This is a dream we’ll see if we can actually do. We just need the last permit from the town hall, and the financing. It emerged a few years ago, with the idea of closing the cycle of people’s experience when they go to the restaurant. To make it a longer or more intense experience.
The idea is that people can be as close to nature as possible. They’re little houses, what we call bunkers, built in concrete with a skylight to separate different areas. The idea is that people can spend as much time as they want there, and live alongside nature, surrounded by nature and our facilities.
How have things gone post-pandemic?
We have a very positive vision. Every time we came back or opened again, people responded very well. We’re very proud, in fact, of having got this far and even farther, with the full team we had before the pandemic. We’re very proud that we went through it all together, and that nobody was left behind.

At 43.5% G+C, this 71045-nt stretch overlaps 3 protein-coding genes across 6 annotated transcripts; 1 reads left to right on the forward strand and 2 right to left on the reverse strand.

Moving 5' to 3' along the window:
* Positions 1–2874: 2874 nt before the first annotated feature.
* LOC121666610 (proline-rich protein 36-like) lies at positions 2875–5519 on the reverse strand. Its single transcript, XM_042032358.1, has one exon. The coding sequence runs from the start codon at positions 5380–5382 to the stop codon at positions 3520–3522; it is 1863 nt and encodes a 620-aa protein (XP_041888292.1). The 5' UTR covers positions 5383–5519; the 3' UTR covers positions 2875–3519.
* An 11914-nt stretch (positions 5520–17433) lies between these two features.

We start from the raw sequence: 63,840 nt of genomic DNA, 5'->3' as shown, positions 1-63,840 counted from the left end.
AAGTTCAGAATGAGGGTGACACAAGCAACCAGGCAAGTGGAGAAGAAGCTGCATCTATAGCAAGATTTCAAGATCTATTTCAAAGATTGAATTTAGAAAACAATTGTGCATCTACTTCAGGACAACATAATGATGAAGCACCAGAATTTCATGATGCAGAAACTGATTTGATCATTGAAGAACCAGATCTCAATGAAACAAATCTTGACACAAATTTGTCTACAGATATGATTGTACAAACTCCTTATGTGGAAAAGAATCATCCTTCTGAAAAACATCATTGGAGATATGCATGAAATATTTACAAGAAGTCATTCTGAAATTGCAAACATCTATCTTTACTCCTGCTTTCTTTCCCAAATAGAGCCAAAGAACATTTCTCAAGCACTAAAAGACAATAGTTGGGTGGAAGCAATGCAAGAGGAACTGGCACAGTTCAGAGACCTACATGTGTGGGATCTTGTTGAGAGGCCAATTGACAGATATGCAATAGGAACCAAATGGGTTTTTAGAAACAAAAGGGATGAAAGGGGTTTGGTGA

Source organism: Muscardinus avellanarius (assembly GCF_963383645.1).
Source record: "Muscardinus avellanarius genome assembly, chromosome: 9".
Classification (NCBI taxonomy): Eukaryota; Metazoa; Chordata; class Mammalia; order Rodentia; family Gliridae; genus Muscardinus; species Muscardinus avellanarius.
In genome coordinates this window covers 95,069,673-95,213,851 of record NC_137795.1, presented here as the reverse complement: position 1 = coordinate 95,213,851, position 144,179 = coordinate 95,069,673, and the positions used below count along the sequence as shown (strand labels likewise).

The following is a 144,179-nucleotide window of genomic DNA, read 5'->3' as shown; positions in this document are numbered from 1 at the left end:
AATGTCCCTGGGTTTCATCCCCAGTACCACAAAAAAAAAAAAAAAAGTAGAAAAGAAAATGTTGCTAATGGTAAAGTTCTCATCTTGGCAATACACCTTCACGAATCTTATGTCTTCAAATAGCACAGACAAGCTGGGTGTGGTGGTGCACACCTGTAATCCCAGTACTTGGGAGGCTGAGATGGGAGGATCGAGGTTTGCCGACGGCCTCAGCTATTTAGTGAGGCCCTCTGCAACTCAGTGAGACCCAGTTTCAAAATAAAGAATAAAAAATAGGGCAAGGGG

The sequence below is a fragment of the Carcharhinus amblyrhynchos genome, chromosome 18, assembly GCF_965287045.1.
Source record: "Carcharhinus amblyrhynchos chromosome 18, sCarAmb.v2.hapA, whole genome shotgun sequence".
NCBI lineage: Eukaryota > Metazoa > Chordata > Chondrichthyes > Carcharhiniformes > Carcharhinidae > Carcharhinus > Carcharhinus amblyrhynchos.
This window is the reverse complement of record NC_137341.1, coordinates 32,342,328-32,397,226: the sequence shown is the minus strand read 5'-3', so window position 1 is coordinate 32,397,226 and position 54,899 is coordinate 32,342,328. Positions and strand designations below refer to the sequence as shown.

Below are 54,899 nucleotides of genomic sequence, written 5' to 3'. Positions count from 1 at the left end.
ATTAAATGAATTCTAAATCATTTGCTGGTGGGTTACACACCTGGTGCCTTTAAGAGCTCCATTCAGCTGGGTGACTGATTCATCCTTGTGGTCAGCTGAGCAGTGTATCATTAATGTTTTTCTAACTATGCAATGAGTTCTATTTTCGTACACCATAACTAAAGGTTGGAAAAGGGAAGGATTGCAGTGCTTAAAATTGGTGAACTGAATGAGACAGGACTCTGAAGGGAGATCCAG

And we also have high hopes for a good year this year. Last summer was good, too. Here in Galicia, because our offer doesn’t focus on foreign clientele – this isn’t a tourist area – we didn’t notice the downturn in foreign diners so much. National tourists, though, came as they did every year, and so we didn’t notice much there either. Other places such as Barcelona or Majorca, which are more international destinations, must have had more problems.
And finally, any future projects?
We have several at the embryo stage, but it might be a little early to talk about them yet.